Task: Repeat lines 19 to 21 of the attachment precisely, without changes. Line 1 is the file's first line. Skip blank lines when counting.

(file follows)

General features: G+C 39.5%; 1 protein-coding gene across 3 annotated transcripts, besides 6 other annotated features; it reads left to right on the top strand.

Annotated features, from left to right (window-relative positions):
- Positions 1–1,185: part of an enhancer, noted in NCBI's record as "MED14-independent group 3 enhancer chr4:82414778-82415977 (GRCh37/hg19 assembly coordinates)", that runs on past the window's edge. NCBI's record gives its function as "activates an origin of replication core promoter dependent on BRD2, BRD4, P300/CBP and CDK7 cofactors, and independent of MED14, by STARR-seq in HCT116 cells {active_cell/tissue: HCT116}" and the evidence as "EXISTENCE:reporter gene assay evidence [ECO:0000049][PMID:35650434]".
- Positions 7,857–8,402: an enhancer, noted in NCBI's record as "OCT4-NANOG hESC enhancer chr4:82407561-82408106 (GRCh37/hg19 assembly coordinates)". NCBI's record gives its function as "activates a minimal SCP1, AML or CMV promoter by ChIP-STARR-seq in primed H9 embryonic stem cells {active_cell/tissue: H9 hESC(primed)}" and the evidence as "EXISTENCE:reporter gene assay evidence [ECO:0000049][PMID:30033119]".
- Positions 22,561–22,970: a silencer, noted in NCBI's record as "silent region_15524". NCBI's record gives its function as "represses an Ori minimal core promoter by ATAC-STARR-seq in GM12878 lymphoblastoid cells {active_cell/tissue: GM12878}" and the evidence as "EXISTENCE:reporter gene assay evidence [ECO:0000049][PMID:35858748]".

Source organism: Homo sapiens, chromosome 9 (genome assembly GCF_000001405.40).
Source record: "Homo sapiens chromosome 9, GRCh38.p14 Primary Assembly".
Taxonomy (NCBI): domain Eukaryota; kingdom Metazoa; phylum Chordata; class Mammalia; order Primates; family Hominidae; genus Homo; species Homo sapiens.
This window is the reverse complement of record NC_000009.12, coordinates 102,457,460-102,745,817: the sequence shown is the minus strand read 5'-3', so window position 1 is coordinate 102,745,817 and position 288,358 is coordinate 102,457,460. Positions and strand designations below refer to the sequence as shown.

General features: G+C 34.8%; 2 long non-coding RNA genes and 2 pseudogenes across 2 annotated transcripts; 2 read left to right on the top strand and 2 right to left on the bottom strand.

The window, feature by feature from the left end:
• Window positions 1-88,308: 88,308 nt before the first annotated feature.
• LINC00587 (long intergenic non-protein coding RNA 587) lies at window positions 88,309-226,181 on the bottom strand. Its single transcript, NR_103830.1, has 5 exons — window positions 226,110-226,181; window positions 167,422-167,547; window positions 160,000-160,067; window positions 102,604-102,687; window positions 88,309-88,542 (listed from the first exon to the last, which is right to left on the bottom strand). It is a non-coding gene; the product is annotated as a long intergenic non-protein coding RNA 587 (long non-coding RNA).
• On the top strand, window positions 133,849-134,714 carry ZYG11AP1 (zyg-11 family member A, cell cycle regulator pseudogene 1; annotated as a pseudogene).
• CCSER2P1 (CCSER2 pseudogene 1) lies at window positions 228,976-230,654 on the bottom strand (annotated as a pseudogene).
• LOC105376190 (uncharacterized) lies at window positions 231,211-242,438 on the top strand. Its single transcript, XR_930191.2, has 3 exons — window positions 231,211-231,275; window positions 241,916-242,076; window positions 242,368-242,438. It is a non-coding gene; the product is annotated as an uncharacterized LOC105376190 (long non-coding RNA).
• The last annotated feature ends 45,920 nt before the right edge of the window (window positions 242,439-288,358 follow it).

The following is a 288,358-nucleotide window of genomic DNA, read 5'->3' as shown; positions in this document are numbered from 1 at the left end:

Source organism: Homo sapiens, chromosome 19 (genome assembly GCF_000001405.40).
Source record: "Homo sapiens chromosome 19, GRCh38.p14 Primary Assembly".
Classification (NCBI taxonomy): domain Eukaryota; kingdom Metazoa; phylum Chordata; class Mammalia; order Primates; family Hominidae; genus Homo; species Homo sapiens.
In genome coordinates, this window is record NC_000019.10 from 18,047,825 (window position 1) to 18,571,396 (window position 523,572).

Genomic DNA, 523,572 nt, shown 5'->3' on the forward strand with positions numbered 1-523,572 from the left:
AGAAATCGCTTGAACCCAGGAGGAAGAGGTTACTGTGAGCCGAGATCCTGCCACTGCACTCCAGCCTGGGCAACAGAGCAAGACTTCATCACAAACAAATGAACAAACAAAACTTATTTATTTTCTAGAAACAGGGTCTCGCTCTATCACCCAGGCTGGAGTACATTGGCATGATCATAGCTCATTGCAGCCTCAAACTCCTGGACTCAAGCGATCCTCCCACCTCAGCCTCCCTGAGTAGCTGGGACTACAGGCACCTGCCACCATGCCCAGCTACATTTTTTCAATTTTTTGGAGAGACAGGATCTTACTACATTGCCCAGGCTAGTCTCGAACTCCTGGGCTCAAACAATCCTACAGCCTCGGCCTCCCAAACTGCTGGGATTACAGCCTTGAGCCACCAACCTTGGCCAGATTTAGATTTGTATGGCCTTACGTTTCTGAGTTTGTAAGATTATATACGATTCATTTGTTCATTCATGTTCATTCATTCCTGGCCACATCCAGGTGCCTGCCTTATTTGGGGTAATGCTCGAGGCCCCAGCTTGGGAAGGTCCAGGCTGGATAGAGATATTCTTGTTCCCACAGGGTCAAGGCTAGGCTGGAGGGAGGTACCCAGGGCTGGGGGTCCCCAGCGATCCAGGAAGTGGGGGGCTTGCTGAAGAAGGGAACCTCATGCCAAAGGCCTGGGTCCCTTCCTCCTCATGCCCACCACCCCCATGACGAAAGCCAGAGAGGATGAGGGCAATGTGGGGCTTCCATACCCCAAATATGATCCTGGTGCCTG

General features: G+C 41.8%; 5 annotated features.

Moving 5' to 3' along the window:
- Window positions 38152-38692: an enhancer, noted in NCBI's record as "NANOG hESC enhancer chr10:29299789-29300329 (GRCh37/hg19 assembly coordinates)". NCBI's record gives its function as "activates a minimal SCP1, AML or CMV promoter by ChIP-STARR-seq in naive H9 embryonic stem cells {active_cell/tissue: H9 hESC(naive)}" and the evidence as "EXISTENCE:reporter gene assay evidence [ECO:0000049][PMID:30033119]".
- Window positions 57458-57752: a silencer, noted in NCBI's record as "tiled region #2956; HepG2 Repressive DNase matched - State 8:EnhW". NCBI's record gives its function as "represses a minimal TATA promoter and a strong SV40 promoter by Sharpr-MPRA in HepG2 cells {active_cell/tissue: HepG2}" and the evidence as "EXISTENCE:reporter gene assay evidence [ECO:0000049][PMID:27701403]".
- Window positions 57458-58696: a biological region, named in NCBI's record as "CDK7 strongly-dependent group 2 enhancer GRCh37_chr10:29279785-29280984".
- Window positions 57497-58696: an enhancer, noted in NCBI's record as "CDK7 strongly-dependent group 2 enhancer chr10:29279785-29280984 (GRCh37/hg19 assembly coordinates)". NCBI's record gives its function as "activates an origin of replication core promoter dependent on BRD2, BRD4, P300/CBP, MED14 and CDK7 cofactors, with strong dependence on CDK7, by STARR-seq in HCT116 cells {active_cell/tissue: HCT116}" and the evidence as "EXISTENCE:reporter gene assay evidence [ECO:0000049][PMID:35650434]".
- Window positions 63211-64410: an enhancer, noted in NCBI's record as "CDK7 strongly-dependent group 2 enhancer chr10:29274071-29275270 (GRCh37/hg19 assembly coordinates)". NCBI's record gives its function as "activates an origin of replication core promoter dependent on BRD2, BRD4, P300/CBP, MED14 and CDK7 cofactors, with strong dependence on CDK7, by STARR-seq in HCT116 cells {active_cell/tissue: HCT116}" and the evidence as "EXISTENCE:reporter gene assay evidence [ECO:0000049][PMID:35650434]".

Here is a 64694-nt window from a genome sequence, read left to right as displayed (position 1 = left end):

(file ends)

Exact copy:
Source organism: Homo sapiens, chromosome 19 (genome assembly GCF_000001405.40).
Source record: "Homo sapiens chromosome 19, GRCh38.p14 Primary Assembly".
Classification (NCBI taxonomy): domain Eukaryota; kingdom Metazoa; phylum Chordata; class Mammalia; order Primates; family Hominidae; genus Homo; species Homo sapiens.